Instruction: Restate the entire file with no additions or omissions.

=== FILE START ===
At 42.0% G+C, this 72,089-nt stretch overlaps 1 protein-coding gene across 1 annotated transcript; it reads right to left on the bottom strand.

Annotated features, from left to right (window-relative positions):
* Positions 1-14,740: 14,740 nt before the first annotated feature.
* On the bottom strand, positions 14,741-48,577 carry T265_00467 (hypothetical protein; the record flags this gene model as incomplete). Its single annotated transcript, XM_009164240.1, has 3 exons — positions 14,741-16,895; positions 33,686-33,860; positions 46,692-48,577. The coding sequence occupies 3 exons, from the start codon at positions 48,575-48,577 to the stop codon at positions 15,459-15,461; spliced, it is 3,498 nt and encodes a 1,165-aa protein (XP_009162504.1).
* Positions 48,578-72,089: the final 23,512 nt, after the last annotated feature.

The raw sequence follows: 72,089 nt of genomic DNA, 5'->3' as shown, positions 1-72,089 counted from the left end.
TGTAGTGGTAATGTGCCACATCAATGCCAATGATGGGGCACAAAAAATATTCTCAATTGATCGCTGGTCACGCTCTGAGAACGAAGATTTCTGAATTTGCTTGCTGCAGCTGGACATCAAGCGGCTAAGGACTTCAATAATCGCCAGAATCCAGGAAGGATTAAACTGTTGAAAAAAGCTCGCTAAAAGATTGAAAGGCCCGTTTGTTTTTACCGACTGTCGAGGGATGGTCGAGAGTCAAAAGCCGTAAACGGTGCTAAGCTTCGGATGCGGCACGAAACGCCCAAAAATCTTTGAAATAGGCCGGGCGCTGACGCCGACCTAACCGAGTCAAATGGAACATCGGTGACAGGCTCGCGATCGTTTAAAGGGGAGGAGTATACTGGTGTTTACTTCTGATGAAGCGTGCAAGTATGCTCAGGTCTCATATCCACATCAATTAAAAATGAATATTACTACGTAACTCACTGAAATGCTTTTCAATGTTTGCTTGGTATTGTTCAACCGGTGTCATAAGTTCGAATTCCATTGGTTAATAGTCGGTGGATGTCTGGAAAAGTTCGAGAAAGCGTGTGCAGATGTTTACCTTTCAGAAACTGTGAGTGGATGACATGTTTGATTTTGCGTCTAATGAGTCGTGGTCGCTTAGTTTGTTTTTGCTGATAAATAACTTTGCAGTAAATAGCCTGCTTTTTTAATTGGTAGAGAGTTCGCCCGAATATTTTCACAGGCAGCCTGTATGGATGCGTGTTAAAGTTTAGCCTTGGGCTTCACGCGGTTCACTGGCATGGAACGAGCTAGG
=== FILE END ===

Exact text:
At 42.0% G+C, this 72,089-nt stretch overlaps 1 protein-coding gene across 1 annotated transcript; it reads right to left on the bottom strand.

Annotated features, from left to right (window-relative positions):
* Positions 1-14,740: 14,740 nt before the first annotated feature.
* On the bottom strand, positions 14,741-48,577 carry T265_00467 (hypothetical protein; the record flags this gene model as incomplete). Its single annotated transcript, XM_009164240.1, has 3 exons — positions 14,741-16,895; positions 33,686-33,860; positions 46,692-48,577. The coding sequence occupies 3 exons, from the start codon at positions 48,575-48,577 to the stop codon at positions 15,459-15,461; spliced, it is 3,498 nt and encodes a 1,165-aa protein (XP_009162504.1).
* Positions 48,578-72,089: the final 23,512 nt, after the last annotated feature.

The raw sequence follows: 72,089 nt of genomic DNA, 5'->3' as shown, positions 1-72,089 counted from the left end.
TGTAGTGGTAATGTGCCACATCAATGCCAATGATGGGGCACAAAAAATATTCTCAATTGATCGCTGGTCACGCTCTGAGAACGAAGATTTCTGAATTTGCTTGCTGCAGCTGGACATCAAGCGGCTAAGGACTTCAATAATCGCCAGAATCCAGGAAGGATTAAACTGTTGAAAAAAGCTCGCTAAAAGATTGAAAGGCCCGTTTGTTTTTACCGACTGTCGAGGGATGGTCGAGAGTCAAAAGCCGTAAACGGTGCTAAGCTTCGGATGCGGCACGAAACGCCCAAAAATCTTTGAAATAGGCCGGGCGCTGACGCCGACCTAACCGAGTCAAATGGAACATCGGTGACAGGCTCGCGATCGTTTAAAGGGGAGGAGTATACTGGTGTTTACTTCTGATGAAGCGTGCAAGTATGCTCAGGTCTCATATCCACATCAATTAAAAATGAATATTACTACGTAACTCACTGAAATGCTTTTCAATGTTTGCTTGGTATTGTTCAACCGGTGTCATAAGTTCGAATTCCATTGGTTAATAGTCGGTGGATGTCTGGAAAAGTTCGAGAAAGCGTGTGCAGATGTTTACCTTTCAGAAACTGTGAGTGGATGACATGTTTGATTTTGCGTCTAATGAGTCGTGGTCGCTTAGTTTGTTTTTGCTGATAAATAACTTTGCAGTAAATAGCCTGCTTTTTTAATTGGTAGAGAGTTCGCCCGAATATTTTCACAGGCAGCCTGTATGGATGCGTGTTAAAGTTTAGCCTTGGGCTTCACGCGGTTCACTGGCATGGAACGAGCTAGG